King, Martin Luther, Jr. Why We Can’t Wait. Signet Classics, 2000. Print.
This past week, I read for the very first time a book by Martin Luther King, Jr. I learned about MLK in school, but I was never assigned anything by him. The recent Black Lives Matter protests have inspired me to educate myself about racial injustice in my country. Since reading The New Jim Crow by Michelle Alexander I have begun to look at the prison system in a new way. America has never wanted black emancipation. The Civil Rights Act has largely been ignored because states find new ways to keep black people down. The War on Drugs is really a War Against Blacks. Since reading The New Jim Crow I realized that I didn’t know a thing about racial injustice in this country. I only thought of racism in terms of segregation (whites only schools, bathrooms, etc) and racial slurs. I am not white, but I am not African American either. I grew up in an upper middle class, suburban family. I have faced racism, but not the structural racism blacks face in America. After reading The New Jim Crow I decided to learn more about the Civil Rights Movement. I realized that I needed to finally read something by Martin Luther King, Jr.
King’s Why We Can’t Wait describes a system that unfortunately hasn’t changed much in the past 50 years. Schools and bathrooms have been desegregated, but blacks still face crippling poverty, unemployment, and disenfrachisment due to unjust laws. I was shocked by the contemporaneity of King’s writing. White people argue that great strides had been taken in the ten years leading up to the Civil Rights Movement, but King writes that black people should not be forced to accept compromises. They will not compromise.
King also explains why and how nonviolent protest can be successful. Sit-ins and boycotts create a crisis that the white majority cannot ignore. They are forced to listen to the demands of the oppressed minority. King constantly cites the Bible to support his beliefs. He makes it clear that the Gospel demands social justice. White Americans tend to have an individualistic, otherworldly spirituality. African Americans have never had this privilege. They had to stick together to survive. They were constantly reminded of their earthly servitude. The black God is a liberating God.
The Letter from Birmingham Jail surprised me the most because it was not written to KKK members but to white moderates. These moderates claimed to support King, but they thought he was acting too quickly. King believes that the white moderate is more dangerous than the supremacist because the moderate pretends to care while supporting laws that perpectuate injustice. The Bible distinguishes between just and unjust laws. To support unjust laws in the name of “order” is to promote injustice. Black emancipation must condemn unjust laws. White moderates say “wait”, but the black person does not need the white person’s permission to be human.
Some passages from Why We Can’t Wait (particularly from the Letter from Birmingham Jail) seem particularly relevant in light of the debates surrounding Black Lives Matter, the state of American Christianity, and the recent election:
Yet another tactic was offered the Negro. He was encouraged to seek unity with the millions of disadvantaged whites of the South, whose basic need for social change paralleled his own. Theoretically, this proposal held a measure of logic, for it is undeniable that great masses of Southern whites exist in conditions scarcely better than those which afflict the Negro. But the rationale of this theory wilted under the heat of fact. The need for change was more urgently felt and more bitterly realized by the Negro than by the exploited white. As individuals, the whites could better their situation without the barrier that society places in front of the man whose racial identification by color is inescapable. Moreover, the underprivileged southern whites saw the color that separated them from Negroes more clearly than they saw the circumstances that bound them in mutual interest (29).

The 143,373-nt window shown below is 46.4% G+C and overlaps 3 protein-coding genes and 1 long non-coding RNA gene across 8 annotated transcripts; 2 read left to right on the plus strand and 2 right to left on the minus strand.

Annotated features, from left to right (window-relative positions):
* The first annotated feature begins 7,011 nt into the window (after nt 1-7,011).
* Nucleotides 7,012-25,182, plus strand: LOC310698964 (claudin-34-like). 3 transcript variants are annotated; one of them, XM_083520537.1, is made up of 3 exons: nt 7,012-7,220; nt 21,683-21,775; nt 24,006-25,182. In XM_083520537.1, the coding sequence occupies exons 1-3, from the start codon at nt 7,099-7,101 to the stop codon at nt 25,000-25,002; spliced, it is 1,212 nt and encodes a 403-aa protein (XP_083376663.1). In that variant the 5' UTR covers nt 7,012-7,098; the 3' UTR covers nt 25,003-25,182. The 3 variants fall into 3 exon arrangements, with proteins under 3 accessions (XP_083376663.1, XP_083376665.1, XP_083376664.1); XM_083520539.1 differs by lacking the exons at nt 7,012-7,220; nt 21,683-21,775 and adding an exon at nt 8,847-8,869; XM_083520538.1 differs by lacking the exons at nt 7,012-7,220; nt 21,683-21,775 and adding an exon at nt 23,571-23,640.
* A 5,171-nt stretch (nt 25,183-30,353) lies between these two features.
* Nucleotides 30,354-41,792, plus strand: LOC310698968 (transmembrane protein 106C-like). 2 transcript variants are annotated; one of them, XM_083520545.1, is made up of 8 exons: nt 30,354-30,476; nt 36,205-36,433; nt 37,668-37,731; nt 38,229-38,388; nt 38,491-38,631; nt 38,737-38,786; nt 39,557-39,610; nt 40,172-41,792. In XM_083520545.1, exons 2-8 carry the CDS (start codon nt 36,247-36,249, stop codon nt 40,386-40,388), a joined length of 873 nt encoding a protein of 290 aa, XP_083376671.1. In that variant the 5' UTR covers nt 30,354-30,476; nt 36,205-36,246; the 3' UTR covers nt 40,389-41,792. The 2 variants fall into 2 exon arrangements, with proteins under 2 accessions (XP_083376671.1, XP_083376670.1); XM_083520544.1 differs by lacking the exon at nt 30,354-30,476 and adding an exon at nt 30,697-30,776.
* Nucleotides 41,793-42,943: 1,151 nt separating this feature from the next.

You deplore the demonstrations taking place in Birmingham. But your statement, I am sorry to say, fails to express a similar concern for the conditions that brought about the demonstrations. I am sure that none of you would want to rest content with the superficial kind of social analysis that deals merely with effects and does not grapple with underlying causes. It is unfortunate that demonstrations are taking place in Birmingham, but it is even more unfortunate that the city’s white power structure left the Negro community with no alternative (87).
I have heard numerous southern religious leaders admonish their worshipers to comply with a desegregation decision because it is the law, but I have longed to hear white ministers declare: “Follow this decree because integration is morally right and because the Negro is your brother.” In the midst of blatant injustices inflicted upon the Negro, I have watched white churchmen stand on the sideline and mouth pious irrelevancies and sanctimonious trivialities. In the midst of a mighty struggle to rid our nation of racial and economic injustice, I have heard many ministers say: “Those are social issues, with which the gospel has no real concern.” And I have watched many churches commit themselves to a completely other worldly religion which makes a strange, un-Biblical distinction between body and soul, between the sacred and the secular (105).
Why We Can’t Wait is the perfect book for Lent. It is a sobering reminder that all is not well in America and that as Christians we are called to fight racial injustice. But there is hope. Nonviolent protest does make a difference. I pray that our religious leaders will take this issue more seriously than they have.